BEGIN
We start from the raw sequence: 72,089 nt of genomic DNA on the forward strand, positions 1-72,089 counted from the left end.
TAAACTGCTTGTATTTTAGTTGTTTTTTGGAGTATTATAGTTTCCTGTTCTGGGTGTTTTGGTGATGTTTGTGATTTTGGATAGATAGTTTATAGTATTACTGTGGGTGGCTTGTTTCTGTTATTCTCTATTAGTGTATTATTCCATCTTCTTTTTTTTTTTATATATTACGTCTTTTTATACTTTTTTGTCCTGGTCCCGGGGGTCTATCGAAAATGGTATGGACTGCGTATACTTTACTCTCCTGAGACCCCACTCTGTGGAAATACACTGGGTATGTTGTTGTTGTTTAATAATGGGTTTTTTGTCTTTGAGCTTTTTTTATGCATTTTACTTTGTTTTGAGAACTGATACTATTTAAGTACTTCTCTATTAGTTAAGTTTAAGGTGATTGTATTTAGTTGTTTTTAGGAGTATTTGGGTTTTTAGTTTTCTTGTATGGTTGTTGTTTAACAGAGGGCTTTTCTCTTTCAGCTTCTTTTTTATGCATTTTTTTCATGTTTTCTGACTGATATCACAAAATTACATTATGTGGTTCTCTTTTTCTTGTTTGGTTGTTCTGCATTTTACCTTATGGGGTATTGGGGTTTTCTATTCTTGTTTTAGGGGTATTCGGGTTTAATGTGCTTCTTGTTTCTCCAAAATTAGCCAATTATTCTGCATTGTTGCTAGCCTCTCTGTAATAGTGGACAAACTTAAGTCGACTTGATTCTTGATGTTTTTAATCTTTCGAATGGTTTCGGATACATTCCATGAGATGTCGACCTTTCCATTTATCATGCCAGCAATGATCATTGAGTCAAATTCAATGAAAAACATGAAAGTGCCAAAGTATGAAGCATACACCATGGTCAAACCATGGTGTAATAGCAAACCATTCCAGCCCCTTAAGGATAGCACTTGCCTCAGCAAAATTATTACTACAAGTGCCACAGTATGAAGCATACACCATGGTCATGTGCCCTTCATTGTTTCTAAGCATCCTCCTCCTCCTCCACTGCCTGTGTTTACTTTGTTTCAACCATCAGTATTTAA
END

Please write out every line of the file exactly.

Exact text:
We start from the raw sequence: 72,089 nt of genomic DNA on the forward strand, positions 1-72,089 counted from the left end.
TAAACTGCTTGTATTTTAGTTGTTTTTTGGAGTATTATAGTTTCCTGTTCTGGGTGTTTTGGTGATGTTTGTGATTTTGGATAGATAGTTTATAGTATTACTGTGGGTGGCTTGTTTCTGTTATTCTCTATTAGTGTATTATTCCATCTTCTTTTTTTTTTTATATATTACGTCTTTTTATACTTTTTTGTCCTGGTCCCGGGGGTCTATCGAAAATGGTATGGACTGCGTATACTTTACTCTCCTGAGACCCCACTCTGTGGAAATACACTGGGTATGTTGTTGTTGTTTAATAATGGGTTTTTTGTCTTTGAGCTTTTTTTATGCATTTTACTTTGTTTTGAGAACTGATACTATTTAAGTACTTCTCTATTAGTTAAGTTTAAGGTGATTGTATTTAGTTGTTTTTAGGAGTATTTGGGTTTTTAGTTTTCTTGTATGGTTGTTGTTTAACAGAGGGCTTTTCTCTTTCAGCTTCTTTTTTATGCATTTTTTTCATGTTTTCTGACTGATATCACAAAATTACATTATGTGGTTCTCTTTTTCTTGTTTGGTTGTTCTGCATTTTACCTTATGGGGTATTGGGGTTTTCTATTCTTGTTTTAGGGGTATTCGGGTTTAATGTGCTTCTTGTTTCTCCAAAATTAGCCAATTATTCTGCATTGTTGCTAGCCTCTCTGTAATAGTGGACAAACTTAAGTCGACTTGATTCTTGATGTTTTTAATCTTTCGAATGGTTTCGGATACATTCCATGAGATGTCGACCTTTCCATTTATCATGCCAGCAATGATCATTGAGTCAAATTCAATGAAAAACATGAAAGTGCCAAAGTATGAAGCATACACCATGGTCAAACCATGGTGTAATAGCAAACCATTCCAGCCCCTTAAGGATAGCACTTGCCTCAGCAAAATTATTACTACAAGTGCCACAGTATGAAGCATACACCATGGTCATGTGCCCTTCATTGTTTCTAAGCATCCTCCTCCTCCTCCACTGCCTGTGTTTACTTTGTTTCAACCATCAGTATTTAA